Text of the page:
Thailand during the mourning period
Thailand’s King Bhumibol Adulyadej died on October 13, 2016 after being the country’s king for over 70 years (making him the world’s longest serving head of state). He was extremely popular among Thai people and many don’t remember the time before him. The King had been in hospital for a while but his death still came as a shock as it all of a sudden became real that he no longer would be around to re-conciliate differences in his country.
The country’s military leadership declared a one year mourning period. Especially during the first month no celebrations whatsoever should be held. People started wearing black and white to express their mourning.
I had a stay planned in Bangkok, Chiang Mai and Phuket just a few days later. While tourism would definitely be impacted, there wasn’t really a reason for me to cancel the trip. Western media reported about how tourists complained that the mourning period has spoilt their vacation, but I didn’t really expect it to impact me much.
Upon landing at Bangkok’s Suvarnabhumi Airport, I immediately saw how advertising on screens has been replaced by images commemorating the king. TV channels would show movies commemorating the King. People wore black and white, nearly without exception.
I went to one of my favorite parts of Bangkok, the markets along Yaowarat and Phahurat Road. Where you can usually buy clothes and jewelry in all kinds of color, almost everything was available in black and white only. Considering this was just a bit over a week after the passing of the King, some shops were supposedly prepared.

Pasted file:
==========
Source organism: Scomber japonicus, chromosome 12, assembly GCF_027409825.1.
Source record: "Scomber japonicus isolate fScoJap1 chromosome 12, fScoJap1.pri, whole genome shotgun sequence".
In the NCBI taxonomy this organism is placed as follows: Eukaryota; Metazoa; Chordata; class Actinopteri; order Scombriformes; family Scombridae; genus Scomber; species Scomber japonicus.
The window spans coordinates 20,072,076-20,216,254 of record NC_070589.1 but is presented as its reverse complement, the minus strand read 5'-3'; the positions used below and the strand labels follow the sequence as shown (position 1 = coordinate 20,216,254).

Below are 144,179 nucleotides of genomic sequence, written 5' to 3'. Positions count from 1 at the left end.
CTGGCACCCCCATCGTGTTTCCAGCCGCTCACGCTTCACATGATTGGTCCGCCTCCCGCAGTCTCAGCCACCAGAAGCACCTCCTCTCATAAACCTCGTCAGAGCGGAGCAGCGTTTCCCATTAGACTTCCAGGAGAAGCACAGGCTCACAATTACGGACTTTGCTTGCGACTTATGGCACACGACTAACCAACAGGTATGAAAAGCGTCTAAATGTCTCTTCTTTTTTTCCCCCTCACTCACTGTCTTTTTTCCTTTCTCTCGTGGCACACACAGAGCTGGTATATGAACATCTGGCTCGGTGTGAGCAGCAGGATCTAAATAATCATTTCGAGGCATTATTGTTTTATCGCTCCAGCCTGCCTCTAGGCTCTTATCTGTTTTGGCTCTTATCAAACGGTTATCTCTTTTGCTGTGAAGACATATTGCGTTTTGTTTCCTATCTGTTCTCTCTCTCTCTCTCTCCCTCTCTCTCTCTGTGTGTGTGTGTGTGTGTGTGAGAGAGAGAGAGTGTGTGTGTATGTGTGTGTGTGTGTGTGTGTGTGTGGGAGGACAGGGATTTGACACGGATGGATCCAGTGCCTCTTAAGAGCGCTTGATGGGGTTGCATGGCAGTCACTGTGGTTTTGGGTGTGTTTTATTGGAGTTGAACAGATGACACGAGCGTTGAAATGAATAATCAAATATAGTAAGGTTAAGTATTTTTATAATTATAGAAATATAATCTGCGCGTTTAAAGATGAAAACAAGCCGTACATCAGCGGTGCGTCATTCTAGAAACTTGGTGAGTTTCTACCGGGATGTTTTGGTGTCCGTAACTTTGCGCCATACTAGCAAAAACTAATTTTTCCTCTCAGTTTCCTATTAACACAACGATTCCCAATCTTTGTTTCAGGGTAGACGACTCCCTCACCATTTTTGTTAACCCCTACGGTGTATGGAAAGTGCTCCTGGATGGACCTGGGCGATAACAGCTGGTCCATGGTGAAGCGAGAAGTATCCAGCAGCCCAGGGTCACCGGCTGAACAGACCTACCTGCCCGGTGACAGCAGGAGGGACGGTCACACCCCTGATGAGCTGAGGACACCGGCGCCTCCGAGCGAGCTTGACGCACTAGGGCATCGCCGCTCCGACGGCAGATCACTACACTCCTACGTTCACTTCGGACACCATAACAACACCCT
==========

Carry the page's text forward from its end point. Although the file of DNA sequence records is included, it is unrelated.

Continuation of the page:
Further in the backstreets, I walked past warehouses full of black and white cloth. Business seems to be going well there. My Thai friends all said that they need to buy new clothes as nobody has enough black and white stuff to last for a year.
Even shops like 7-Eleven would display a notice on their cashier systems:
Every larger business or public institution would display a large poster of the King outside its premises:
In all airports I traveled through, travelers were given the chance to write their thoughts and prayers in a book:
While I personally wasn’t affected in my vacation, if you are going there for partying, you will most likely feel the impact. There is little to no live music and most clubs are more or less closed. Don’t worry, you will be able to find a bar that serves drinks but the whole atmosphere will not be as lively as it usually is. I would think this will change back to normal after a month or so – after all, some parts of Thailand are heavily dependent on tourism for their economy and the high season is around the corner. 70 years ago when the previous King died, this wasn’t yet the case.